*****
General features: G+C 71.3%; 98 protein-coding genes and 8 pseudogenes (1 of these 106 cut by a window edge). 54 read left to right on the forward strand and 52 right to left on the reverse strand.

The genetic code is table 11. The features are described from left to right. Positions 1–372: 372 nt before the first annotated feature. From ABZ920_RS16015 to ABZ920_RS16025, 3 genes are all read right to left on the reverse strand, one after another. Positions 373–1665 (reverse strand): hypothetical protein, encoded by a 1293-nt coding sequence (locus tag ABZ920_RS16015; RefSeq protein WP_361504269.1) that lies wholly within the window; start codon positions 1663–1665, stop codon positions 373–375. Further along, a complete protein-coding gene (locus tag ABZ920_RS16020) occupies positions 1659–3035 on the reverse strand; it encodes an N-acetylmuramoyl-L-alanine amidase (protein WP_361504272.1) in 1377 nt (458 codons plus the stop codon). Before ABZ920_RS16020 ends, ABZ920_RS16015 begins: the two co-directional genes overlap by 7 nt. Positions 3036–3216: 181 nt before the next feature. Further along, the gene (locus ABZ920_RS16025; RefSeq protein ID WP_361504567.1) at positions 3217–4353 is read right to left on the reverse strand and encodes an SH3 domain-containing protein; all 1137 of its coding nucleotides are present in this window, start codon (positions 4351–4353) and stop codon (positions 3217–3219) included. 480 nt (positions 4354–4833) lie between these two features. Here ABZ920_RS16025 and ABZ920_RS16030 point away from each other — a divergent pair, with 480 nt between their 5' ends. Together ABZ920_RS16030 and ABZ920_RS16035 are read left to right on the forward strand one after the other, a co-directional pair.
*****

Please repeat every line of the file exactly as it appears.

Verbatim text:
General features: G+C 71.3%; 98 protein-coding genes and 8 pseudogenes (1 of these 106 cut by a window edge). 54 read left to right on the forward strand and 52 right to left on the reverse strand.

The genetic code is table 11. The features are described from left to right. Positions 1–372: 372 nt before the first annotated feature. From ABZ920_RS16015 to ABZ920_RS16025, 3 genes are all read right to left on the reverse strand, one after another. Positions 373–1665 (reverse strand): hypothetical protein, encoded by a 1293-nt coding sequence (locus tag ABZ920_RS16015; RefSeq protein WP_361504269.1) that lies wholly within the window; start codon positions 1663–1665, stop codon positions 373–375. Further along, a complete protein-coding gene (locus tag ABZ920_RS16020) occupies positions 1659–3035 on the reverse strand; it encodes an N-acetylmuramoyl-L-alanine amidase (protein WP_361504272.1) in 1377 nt (458 codons plus the stop codon). Before ABZ920_RS16020 ends, ABZ920_RS16015 begins: the two co-directional genes overlap by 7 nt. Positions 3036–3216: 181 nt before the next feature. Further along, the gene (locus ABZ920_RS16025; RefSeq protein ID WP_361504567.1) at positions 3217–4353 is read right to left on the reverse strand and encodes an SH3 domain-containing protein; all 1137 of its coding nucleotides are present in this window, start codon (positions 4351–4353) and stop codon (positions 3217–3219) included. 480 nt (positions 4354–4833) lie between these two features. Here ABZ920_RS16025 and ABZ920_RS16030 point away from each other — a divergent pair, with 480 nt between their 5' ends. Together ABZ920_RS16030 and ABZ920_RS16035 are read left to right on the forward strand one after the other, a co-directional pair.